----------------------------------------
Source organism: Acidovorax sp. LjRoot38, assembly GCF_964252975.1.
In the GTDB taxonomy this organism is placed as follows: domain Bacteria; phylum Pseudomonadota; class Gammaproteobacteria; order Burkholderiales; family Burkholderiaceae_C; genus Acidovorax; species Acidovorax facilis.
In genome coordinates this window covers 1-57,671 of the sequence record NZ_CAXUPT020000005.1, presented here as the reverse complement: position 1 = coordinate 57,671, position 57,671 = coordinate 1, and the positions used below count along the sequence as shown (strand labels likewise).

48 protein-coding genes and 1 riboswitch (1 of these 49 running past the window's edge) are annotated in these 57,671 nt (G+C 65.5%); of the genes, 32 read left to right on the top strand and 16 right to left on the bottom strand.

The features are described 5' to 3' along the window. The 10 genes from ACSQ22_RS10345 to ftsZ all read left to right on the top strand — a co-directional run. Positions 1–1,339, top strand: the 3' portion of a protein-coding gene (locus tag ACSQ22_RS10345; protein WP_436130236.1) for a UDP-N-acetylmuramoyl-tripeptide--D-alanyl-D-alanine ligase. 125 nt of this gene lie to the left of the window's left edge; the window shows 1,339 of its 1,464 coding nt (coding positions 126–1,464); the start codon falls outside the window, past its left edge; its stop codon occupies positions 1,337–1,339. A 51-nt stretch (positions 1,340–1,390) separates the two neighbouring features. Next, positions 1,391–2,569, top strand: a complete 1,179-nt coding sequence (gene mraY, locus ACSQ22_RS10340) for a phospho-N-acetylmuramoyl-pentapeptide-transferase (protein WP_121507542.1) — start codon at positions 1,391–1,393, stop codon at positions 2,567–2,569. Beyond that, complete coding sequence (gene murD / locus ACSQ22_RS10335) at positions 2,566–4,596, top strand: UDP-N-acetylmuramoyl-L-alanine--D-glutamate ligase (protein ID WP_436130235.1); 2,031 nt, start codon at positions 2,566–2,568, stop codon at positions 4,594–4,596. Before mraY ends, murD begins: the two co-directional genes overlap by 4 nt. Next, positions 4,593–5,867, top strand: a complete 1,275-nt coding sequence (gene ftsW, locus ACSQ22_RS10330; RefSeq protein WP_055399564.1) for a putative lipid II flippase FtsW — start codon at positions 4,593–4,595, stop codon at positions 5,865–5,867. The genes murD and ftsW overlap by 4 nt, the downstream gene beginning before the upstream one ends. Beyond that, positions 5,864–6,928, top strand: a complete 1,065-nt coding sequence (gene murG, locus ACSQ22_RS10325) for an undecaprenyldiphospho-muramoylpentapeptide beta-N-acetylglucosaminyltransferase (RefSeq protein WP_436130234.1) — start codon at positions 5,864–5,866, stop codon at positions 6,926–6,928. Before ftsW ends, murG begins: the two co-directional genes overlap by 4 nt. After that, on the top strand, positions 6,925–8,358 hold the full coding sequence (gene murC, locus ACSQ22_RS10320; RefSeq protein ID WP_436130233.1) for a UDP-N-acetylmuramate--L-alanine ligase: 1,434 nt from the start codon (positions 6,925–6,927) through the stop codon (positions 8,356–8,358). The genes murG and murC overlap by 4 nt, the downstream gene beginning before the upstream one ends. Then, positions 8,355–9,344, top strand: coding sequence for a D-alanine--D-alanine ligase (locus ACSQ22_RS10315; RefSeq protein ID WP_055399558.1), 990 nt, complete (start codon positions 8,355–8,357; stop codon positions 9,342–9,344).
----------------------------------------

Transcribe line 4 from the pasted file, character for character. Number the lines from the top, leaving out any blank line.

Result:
48 protein-coding genes and 1 riboswitch (1 of these 49 running past the window's edge) are annotated in these 57,671 nt (G+C 65.5%); of the genes, 32 read left to right on the top strand and 16 right to left on the bottom strand.